Materials and Methods Top

Patient Data

We used Tennessee Hospital Discharge Data System (HDDS) to obtain relevant data on adult patients (older than 20 years) from 1997 to 2008. Patients from the Veteran Administration Hospitals, as well as, mental health hospitals are excluded from the HDDS data. Furthermore, the HDDS data are administrative files compiled by the Division of Health Statistics (Tennessee Department of Health). These administrative files provide patients' age, gender, race/ethnicity, county of residence, postal zipcode, date of admission/ discharge, admitting and discharge principal and secondary diagnoses (ICD-9 codes), principal procedure codes, and total ($) charges. These files do not provide data pertaining to patients' marital status, education, or annual income. All diagnoses are given by the attending physicians and the diagnoses appear only when the patients are treated for those diagnoses. No clinical data are provided either for tests performed or symptom indices used in arriving at clinical judgments/diagnoses.

This study used patients' primary discharge diagnosis of stroke (ICD-9 codes of 430-438). Although an individual may appear several times in a year, in our analysis the individual appears only once in any one year. Since 97% of Tennessee population constitutes non-Hispanic whites and blacks, our analysis is only confined to black and white comparisons. Data extracted from the HDDS files also included presence or absence of comorbidities such as hypertension (HTN), diabetes mellitus (DM), cardiac arrhythmia (CA), and other chronic conditions affecting the patient.

Data Analysis

Prevalence for hospitalization of stroke (per 100,000) were directly age-adjusted and indexed to the year 2000 census per methodology provided by Center For Disease Control and Prevention (CDC) for the population at risk.[26] Prevalence of comorbidities prevalence of comorbidities by race and gender were evaluated with Fisher's exact test. Percentages of stroke per discharge in each period were compared using a Pearson correlation and Chi-square tests with the Yates correction for continuity, and odd ratios were obtained through logistic regression analyses with age, HTN, DM, and other risk factors in the model.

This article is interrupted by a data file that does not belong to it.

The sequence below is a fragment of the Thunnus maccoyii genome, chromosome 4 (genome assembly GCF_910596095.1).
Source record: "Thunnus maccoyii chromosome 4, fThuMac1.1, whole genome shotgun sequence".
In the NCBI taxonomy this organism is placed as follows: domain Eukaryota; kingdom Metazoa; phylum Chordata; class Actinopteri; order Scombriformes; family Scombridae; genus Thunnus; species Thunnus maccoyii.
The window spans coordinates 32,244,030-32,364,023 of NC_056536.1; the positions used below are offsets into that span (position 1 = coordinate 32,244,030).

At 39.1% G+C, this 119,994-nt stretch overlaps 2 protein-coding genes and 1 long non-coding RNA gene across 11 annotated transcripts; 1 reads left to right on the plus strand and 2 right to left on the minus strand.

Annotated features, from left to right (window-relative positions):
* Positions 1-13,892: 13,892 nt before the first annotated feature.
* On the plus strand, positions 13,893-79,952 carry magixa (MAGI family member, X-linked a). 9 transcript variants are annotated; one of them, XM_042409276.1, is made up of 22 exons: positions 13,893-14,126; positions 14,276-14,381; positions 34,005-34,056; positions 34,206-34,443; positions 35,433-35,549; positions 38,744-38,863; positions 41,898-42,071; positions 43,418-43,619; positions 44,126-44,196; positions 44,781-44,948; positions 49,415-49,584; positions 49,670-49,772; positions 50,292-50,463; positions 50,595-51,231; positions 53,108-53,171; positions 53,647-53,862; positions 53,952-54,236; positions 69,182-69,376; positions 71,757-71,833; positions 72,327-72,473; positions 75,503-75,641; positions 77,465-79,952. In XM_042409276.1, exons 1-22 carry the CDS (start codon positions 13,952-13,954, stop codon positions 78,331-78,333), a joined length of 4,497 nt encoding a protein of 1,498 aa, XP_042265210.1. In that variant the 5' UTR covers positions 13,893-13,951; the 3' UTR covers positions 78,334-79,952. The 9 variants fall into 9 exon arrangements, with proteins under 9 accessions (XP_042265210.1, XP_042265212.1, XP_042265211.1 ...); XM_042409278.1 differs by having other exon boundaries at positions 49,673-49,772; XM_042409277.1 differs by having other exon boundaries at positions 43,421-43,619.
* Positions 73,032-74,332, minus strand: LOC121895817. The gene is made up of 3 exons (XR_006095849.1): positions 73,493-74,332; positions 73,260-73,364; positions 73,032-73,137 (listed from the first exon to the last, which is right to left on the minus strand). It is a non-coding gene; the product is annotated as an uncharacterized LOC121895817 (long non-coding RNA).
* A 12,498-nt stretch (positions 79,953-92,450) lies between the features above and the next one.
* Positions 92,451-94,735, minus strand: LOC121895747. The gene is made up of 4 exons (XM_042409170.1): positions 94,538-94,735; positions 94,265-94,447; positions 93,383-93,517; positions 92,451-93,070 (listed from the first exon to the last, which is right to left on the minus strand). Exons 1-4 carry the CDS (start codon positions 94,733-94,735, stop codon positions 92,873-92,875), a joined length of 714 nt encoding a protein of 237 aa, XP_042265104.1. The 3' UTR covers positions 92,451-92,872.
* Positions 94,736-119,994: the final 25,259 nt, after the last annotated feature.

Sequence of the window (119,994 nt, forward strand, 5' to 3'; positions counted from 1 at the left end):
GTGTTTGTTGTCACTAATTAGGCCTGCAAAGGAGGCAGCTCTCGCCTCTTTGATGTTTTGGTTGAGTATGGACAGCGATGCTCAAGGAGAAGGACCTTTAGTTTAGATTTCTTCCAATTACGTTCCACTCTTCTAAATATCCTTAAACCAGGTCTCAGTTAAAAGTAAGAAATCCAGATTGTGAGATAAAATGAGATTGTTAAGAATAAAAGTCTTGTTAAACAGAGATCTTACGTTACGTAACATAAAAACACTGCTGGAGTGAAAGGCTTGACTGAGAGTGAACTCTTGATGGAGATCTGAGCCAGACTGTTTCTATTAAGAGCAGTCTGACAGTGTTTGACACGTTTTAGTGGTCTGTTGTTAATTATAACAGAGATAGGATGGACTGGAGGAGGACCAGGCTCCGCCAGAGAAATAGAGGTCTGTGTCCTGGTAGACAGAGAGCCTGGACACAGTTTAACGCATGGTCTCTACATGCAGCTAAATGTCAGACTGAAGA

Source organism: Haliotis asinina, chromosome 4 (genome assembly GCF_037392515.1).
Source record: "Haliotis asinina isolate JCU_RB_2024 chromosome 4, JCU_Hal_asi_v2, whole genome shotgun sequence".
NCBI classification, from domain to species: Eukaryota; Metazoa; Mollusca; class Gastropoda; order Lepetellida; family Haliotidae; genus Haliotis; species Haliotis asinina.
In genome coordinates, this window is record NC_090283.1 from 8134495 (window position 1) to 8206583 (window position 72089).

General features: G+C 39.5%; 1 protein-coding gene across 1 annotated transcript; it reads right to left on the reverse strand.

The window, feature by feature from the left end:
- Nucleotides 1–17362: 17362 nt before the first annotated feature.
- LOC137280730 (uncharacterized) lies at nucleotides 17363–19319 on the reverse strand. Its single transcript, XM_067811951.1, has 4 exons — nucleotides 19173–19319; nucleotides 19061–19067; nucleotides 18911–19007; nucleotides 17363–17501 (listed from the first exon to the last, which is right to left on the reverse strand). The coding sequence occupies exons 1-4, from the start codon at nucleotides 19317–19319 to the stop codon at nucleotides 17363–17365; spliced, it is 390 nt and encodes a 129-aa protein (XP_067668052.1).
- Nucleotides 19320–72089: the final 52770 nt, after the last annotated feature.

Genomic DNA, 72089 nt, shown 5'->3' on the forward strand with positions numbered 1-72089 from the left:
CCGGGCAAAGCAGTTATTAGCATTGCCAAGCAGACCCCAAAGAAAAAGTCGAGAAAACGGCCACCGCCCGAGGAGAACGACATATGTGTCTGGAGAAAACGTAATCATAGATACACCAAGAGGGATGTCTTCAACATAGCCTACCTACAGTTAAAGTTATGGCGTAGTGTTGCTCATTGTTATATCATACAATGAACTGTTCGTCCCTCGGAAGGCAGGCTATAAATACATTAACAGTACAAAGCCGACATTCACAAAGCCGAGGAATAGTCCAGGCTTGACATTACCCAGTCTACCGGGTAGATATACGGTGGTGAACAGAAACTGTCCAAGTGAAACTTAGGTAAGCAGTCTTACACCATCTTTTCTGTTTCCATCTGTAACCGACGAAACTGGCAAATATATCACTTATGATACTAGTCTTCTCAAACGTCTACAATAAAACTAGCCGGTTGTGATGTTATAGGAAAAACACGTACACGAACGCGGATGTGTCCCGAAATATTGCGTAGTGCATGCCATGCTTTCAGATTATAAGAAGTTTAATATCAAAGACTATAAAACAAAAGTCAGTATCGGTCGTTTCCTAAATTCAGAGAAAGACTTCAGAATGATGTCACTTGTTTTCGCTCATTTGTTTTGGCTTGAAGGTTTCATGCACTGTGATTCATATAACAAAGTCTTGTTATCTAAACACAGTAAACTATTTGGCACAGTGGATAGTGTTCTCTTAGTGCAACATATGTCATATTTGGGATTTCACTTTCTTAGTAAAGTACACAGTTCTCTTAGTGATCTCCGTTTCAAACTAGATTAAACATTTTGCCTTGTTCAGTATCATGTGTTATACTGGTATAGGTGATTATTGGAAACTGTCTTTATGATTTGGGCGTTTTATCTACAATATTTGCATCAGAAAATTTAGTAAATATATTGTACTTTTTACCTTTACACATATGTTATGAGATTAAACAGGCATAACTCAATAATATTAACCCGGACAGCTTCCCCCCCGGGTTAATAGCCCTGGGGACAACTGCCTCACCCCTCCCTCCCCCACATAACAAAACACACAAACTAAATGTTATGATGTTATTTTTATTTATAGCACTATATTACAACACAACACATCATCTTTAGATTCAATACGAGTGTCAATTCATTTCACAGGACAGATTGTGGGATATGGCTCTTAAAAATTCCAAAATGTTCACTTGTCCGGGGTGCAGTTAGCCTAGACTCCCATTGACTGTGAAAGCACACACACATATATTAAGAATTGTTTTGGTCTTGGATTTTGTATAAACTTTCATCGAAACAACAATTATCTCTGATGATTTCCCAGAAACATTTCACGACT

Results Top

Changes in Stroke Morbidity over 12 years

Our analyses indicate that the prevalence of stroke among hospitalized patients in Tennessee has declined by 13.8% over the 12-year period (from 466.8 per 100,000 in 1997 to 402.2 per 100,000 in 2008). This decline occurred for both black and white patients [Figure 1]. The white stroke prevalence declined by 19.8% (from 401.9 in 1997 to 322.2 in 2008), whereas the decline among blacks was limited to only 13.7% over 12 years (from 599.2 in 1997 to 517.3 in 2008). Furthermore, stroke prevalence declined by 18.3% among males (from 498.9 in 1997 to 407.8 in 2008), whereas females had a smaller decline of 9.7% (from a rate of 442.2 in 1997 to a rate of 399.1 in 2008). The greater decline among males is largely reflective of a greater decline in stroke among whites. Finally, black males and black females show smaller declines (12.5% and 14.2%, respectively) compared with stroke declines among white females (20.7%) and white males (19.3%).
Figure 1 a-b: Age-adjusted Stroke Rates and Rate Ratio Per 100K by Race, Age 18+, 1997-2008.

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Stroke Morbidity by Race

[Figure 1] also indicates that for each year, the stroke prevalence (per hospitalized patients) was significantly higher among blacks compared with whites (and this is reflected by a higher black:white unadjusted rate ratios of 1.50 in 1997, 1.40 in 2003, and 1.60 in 2008). These higher rate ratios favoring blacks were confirmed by significant adjusted odd ratios in logistic models [significant odds ratio (OR) of 1.06, 95% confidence interval (CI) (1.01-1.11) in 1997; OR of 1.16, 95% CI (1.12-1.21) in 2003, and OR of 1.31, 95% CI (1.26-1.37) in 2008]. These adjusted ORs suggest that rates for blacks were consistently higher than whites despite controlling for comorbidities that jointly contributed to stroke rates at three points of comparisons. In sum, these adjusted ORs clearly indicate a higher burden of stroke among blacks despite the adjustments for the related comorbidities.

Stroke Morbidity by Gender

[Figure 2] shows that prior to year 2000, males had higher stroke rates than females. However, these gender differences disappeared after year 2000 for 8 years (2000-2008). This rate equalization suggests that females tended to have better outcomes starting in 2000 and this improvement (gender parity) continued through 2008. Recent evidence also provides support for the overall gender stroke parity. [27]
Figure 2 a-b: Age-adjusted Stroke Rates and Rate Ratio per 100K by Sex, Age 18+, 1997-2008.

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However, when race was controlled in the analytical model for 2008 data, a within-gender stroke disparity was observed. Here, black females had worse outcomes compared with white females (rate of 505.7 per 100,000 among black females vs. 298.9 per 100K among white females (OR = 1.29, 95% CI = 1.22-1.36). The black-white differences among females were particularly noticeable among younger females (aged 20-54 years; see [Table 1], cols. 6, 12, 18) where the stroke prevalence for younger black females was at least two times higher (2:1) compared with same-age white females. These ratios spiral downward after the age of 65 years resulting in no racial differences (ratio of 0.94) at age 85 years. Similar results were obtained for black males (see [Table 1], cols. 5, 11, 17) where stroke prevalence was at least two times higher (2:1) for younger black males (age 18-54 years) compared with same-age whites peers in 2008 in [Table 1] (OR = 1.31, 95% CI = 1.23-1.39). Clearly, stroke burden among hospitalized patients is higher among blacks under the age of 54 years (both females and males) compared with their same-age white peers.